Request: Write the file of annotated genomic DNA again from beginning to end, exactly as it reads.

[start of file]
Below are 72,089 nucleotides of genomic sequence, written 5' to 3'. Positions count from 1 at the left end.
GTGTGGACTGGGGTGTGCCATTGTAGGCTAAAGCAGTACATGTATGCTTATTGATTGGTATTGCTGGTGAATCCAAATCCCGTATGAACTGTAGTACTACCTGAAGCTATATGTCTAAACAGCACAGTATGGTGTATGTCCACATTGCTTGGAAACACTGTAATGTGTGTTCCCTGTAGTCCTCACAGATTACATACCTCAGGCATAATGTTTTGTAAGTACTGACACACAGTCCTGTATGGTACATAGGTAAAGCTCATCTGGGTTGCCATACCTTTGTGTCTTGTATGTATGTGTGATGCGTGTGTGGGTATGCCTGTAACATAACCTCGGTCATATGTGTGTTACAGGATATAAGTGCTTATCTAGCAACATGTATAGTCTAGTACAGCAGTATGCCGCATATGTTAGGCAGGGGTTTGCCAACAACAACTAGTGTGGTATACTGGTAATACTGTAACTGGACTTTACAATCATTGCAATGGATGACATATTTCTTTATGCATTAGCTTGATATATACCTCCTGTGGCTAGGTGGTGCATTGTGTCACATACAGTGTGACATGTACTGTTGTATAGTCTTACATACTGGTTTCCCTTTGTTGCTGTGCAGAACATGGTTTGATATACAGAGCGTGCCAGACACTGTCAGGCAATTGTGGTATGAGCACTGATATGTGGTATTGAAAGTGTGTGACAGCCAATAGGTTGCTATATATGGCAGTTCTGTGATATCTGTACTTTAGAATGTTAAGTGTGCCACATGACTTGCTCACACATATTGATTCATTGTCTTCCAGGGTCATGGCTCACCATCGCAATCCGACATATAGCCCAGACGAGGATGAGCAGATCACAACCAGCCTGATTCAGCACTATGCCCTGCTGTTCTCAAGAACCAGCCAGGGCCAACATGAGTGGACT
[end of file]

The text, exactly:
Below are 72,089 nucleotides of genomic sequence, written 5' to 3'. Positions count from 1 at the left end.
GTGTGGACTGGGGTGTGCCATTGTAGGCTAAAGCAGTACATGTATGCTTATTGATTGGTATTGCTGGTGAATCCAAATCCCGTATGAACTGTAGTACTACCTGAAGCTATATGTCTAAACAGCACAGTATGGTGTATGTCCACATTGCTTGGAAACACTGTAATGTGTGTTCCCTGTAGTCCTCACAGATTACATACCTCAGGCATAATGTTTTGTAAGTACTGACACACAGTCCTGTATGGTACATAGGTAAAGCTCATCTGGGTTGCCATACCTTTGTGTCTTGTATGTATGTGTGATGCGTGTGTGGGTATGCCTGTAACATAACCTCGGTCATATGTGTGTTACAGGATATAAGTGCTTATCTAGCAACATGTATAGTCTAGTACAGCAGTATGCCGCATATGTTAGGCAGGGGTTTGCCAACAACAACTAGTGTGGTATACTGGTAATACTGTAACTGGACTTTACAATCATTGCAATGGATGACATATTTCTTTATGCATTAGCTTGATATATACCTCCTGTGGCTAGGTGGTGCATTGTGTCACATACAGTGTGACATGTACTGTTGTATAGTCTTACATACTGGTTTCCCTTTGTTGCTGTGCAGAACATGGTTTGATATACAGAGCGTGCCAGACACTGTCAGGCAATTGTGGTATGAGCACTGATATGTGGTATTGAAAGTGTGTGACAGCCAATAGGTTGCTATATATGGCAGTTCTGTGATATCTGTACTTTAGAATGTTAAGTGTGCCACATGACTTGCTCACACATATTGATTCATTGTCTTCCAGGGTCATGGCTCACCATCGCAATCCGACATATAGCCCAGACGAGGATGAGCAGATCACAACCAGCCTGATTCAGCACTATGCCCTGCTGTTCTCAAGAACCAGCCAGGGCCAACATGAGTGGACT